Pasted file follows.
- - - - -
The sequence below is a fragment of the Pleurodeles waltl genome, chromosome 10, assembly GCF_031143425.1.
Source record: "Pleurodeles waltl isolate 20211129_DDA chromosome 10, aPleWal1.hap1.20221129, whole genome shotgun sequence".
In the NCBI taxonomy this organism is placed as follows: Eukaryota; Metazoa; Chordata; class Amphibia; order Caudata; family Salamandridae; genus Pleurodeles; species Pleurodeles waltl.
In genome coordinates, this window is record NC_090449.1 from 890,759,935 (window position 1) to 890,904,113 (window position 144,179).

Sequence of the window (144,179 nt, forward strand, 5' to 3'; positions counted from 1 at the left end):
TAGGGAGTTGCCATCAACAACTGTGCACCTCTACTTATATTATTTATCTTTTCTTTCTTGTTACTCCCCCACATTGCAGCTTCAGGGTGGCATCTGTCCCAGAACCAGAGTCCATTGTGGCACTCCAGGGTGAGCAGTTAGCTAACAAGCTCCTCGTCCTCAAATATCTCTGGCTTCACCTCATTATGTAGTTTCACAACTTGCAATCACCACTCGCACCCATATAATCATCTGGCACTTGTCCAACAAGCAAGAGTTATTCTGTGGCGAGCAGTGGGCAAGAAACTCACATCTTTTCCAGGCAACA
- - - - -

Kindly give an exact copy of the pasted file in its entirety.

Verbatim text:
The sequence below is a fragment of the Pleurodeles waltl genome, chromosome 10, assembly GCF_031143425.1.
Source record: "Pleurodeles waltl isolate 20211129_DDA chromosome 10, aPleWal1.hap1.20221129, whole genome shotgun sequence".
In the NCBI taxonomy this organism is placed as follows: Eukaryota; Metazoa; Chordata; class Amphibia; order Caudata; family Salamandridae; genus Pleurodeles; species Pleurodeles waltl.
In genome coordinates, this window is record NC_090449.1 from 890,759,935 (window position 1) to 890,904,113 (window position 144,179).

Sequence of the window (144,179 nt, forward strand, 5' to 3'; positions counted from 1 at the left end):
TAGGGAGTTGCCATCAACAACTGTGCACCTCTACTTATATTATTTATCTTTTCTTTCTTGTTACTCCCCCACATTGCAGCTTCAGGGTGGCATCTGTCCCAGAACCAGAGTCCATTGTGGCACTCCAGGGTGAGCAGTTAGCTAACAAGCTCCTCGTCCTCAAATATCTCTGGCTTCACCTCATTATGTAGTTTCACAACTTGCAATCACCACTCGCACCCATATAATCATCTGGCACTTGTCCAACAAGCAAGAGTTATTCTGTGGCGAGCAGTGGGCAAGAAACTCACATCTTTTCCAGGCAACA